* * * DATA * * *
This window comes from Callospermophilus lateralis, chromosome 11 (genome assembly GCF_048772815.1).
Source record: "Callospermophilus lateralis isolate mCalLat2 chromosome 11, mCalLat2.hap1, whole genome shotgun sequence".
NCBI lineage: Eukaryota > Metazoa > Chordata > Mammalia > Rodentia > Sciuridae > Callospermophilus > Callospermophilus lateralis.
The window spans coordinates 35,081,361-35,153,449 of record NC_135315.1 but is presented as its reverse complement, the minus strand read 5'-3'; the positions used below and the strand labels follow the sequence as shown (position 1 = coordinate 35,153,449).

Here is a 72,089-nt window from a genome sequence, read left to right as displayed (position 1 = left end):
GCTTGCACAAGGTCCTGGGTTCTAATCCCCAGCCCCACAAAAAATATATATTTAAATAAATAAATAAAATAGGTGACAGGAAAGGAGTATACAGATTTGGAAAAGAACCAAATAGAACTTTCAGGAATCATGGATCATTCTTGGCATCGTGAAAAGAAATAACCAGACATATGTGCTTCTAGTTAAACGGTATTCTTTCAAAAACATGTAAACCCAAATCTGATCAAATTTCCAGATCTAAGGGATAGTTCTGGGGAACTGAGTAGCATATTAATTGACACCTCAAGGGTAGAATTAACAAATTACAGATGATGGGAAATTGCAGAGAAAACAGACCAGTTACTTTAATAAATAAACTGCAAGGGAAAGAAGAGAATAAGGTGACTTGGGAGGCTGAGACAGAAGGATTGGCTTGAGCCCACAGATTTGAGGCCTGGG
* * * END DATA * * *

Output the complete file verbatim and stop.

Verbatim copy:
This window comes from Callospermophilus lateralis, chromosome 11 (genome assembly GCF_048772815.1).
Source record: "Callospermophilus lateralis isolate mCalLat2 chromosome 11, mCalLat2.hap1, whole genome shotgun sequence".
NCBI lineage: Eukaryota > Metazoa > Chordata > Mammalia > Rodentia > Sciuridae > Callospermophilus > Callospermophilus lateralis.
The window spans coordinates 35,081,361-35,153,449 of record NC_135315.1 but is presented as its reverse complement, the minus strand read 5'-3'; the positions used below and the strand labels follow the sequence as shown (position 1 = coordinate 35,153,449).

Here is a 72,089-nt window from a genome sequence, read left to right as displayed (position 1 = left end):
GCTTGCACAAGGTCCTGGGTTCTAATCCCCAGCCCCACAAAAAATATATATTTAAATAAATAAATAAAATAGGTGACAGGAAAGGAGTATACAGATTTGGAAAAGAACCAAATAGAACTTTCAGGAATCATGGATCATTCTTGGCATCGTGAAAAGAAATAACCAGACATATGTGCTTCTAGTTAAACGGTATTCTTTCAAAAACATGTAAACCCAAATCTGATCAAATTTCCAGATCTAAGGGATAGTTCTGGGGAACTGAGTAGCATATTAATTGACACCTCAAGGGTAGAATTAACAAATTACAGATGATGGGAAATTGCAGAGAAAACAGACCAGTTACTTTAATAAATAAACTGCAAGGGAAAGAAGAGAATAAGGTGACTTGGGAGGCTGAGACAGAAGGATTGGCTTGAGCCCACAGATTTGAGGCCTGGG